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  • Rights of clients are upheld by lawyers as part of their legal and ethical obligations. The incorporation of the law firm does not displace this reality. In fact, it accentuates the obligation of the principals of the law firm to ensure mechanisms are in place to protect clients’ interest.
  • Further, Uniform Law receivers may be appointed to safeguard trust funds of clients.
  • The key concern that remains is the way clients’ matters will be closed or transferred to other law firms when an organisation goes into external administration.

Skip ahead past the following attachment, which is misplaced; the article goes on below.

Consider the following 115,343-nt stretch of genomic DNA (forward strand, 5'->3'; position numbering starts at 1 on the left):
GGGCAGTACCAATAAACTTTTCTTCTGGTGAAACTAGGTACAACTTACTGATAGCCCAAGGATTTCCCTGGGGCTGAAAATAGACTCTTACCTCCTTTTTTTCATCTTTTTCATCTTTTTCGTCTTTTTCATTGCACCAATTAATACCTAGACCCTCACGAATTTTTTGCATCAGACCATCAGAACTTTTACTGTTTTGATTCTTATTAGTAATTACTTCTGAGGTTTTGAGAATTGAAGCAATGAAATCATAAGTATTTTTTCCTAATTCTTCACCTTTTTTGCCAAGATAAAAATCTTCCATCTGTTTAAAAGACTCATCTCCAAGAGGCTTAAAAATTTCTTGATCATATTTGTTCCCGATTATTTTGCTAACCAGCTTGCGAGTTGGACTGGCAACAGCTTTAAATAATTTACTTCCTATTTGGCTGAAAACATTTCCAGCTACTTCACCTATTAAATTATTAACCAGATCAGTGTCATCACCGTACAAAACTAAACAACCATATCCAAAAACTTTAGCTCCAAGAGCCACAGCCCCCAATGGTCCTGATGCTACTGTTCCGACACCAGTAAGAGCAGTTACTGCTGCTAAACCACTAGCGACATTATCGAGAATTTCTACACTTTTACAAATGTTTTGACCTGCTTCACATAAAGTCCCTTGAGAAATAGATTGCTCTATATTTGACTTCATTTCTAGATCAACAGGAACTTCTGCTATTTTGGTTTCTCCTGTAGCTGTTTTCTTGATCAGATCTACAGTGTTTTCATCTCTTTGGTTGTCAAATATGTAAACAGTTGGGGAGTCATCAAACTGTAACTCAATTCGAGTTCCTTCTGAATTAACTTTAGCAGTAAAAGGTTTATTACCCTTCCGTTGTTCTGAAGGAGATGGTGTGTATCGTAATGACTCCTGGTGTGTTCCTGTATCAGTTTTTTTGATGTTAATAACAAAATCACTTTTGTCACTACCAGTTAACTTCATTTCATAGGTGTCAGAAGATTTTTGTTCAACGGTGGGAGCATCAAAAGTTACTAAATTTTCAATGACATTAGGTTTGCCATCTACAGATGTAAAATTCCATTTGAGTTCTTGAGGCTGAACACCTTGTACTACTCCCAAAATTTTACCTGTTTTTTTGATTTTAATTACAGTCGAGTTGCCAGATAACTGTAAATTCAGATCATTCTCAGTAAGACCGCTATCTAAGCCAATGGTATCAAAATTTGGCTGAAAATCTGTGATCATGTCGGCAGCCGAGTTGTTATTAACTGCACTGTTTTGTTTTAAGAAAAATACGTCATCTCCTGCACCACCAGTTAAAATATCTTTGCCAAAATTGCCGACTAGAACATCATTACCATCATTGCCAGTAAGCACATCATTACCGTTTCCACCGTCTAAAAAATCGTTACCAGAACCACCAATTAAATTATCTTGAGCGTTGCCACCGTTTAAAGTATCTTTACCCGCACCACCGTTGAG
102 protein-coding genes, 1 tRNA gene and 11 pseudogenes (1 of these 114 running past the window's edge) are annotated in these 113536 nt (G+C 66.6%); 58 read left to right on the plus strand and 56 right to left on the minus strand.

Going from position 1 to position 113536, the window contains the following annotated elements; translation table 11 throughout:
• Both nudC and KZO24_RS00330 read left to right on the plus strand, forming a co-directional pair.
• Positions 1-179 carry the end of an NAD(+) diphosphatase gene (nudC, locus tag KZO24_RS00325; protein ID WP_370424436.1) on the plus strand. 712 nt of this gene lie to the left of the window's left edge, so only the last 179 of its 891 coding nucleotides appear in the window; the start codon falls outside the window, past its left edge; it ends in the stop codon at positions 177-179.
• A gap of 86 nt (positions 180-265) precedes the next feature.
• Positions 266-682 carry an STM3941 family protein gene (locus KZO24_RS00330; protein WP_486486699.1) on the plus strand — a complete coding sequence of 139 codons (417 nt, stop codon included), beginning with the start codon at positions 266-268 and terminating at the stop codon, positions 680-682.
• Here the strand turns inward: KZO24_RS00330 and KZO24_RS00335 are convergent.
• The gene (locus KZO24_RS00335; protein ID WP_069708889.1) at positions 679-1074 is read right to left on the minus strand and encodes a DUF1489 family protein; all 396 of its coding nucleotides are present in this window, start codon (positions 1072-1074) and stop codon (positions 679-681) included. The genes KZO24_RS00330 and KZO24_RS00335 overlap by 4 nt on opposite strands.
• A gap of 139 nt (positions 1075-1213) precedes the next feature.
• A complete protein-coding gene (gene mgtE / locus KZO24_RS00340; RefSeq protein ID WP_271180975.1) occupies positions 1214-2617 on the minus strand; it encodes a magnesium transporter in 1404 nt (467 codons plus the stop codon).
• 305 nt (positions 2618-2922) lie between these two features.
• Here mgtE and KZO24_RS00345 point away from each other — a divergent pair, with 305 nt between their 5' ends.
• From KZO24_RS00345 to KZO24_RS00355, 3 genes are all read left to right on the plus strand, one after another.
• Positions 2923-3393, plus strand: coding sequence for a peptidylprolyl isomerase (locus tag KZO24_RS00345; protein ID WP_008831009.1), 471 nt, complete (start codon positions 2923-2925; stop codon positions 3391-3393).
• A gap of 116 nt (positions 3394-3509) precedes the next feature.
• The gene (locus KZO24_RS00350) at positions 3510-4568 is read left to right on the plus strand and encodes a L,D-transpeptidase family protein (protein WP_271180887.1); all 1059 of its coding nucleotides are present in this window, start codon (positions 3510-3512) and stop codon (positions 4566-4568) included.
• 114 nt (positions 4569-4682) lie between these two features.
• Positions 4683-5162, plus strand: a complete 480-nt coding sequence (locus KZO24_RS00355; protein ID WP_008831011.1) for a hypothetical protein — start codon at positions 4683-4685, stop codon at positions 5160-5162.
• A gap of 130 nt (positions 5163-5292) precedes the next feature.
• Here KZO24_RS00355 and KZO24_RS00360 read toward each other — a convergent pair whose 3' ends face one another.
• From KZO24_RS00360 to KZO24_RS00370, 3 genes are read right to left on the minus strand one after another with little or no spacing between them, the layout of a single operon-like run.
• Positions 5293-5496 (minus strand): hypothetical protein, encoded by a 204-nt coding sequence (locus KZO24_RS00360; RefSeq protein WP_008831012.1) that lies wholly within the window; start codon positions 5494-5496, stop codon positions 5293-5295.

Slater & Gordon Ltd (S&G) lost close to $1 billion in the first half of the 2016 financial year, which wiped out all of its profits since listing. The loss is attributable to the write-down in the value of UK assets, after its acquisition of Quindell’s professional services division (Stephen Long, ‘Slater and Gordon at the mercy of its bankers’, ABC, 29 February 2016.) To stave off the banks demanding full repayment of the debt by 31 March 2017, the firm was able to renegotiate its syndicated bank facility so that loans owed start to mature in May 2018 (S&G, ASX Announcement – ‘Slater and Gordon Group Successfully Agrees Bank Facility Amendments’, 2 May 2016).

S&G’s troubles raise two issues: what protections exist to stop an incorporated and listed law practice favouring its bankers over its clients? What happens to the clients if the law firm is placed in external administration?

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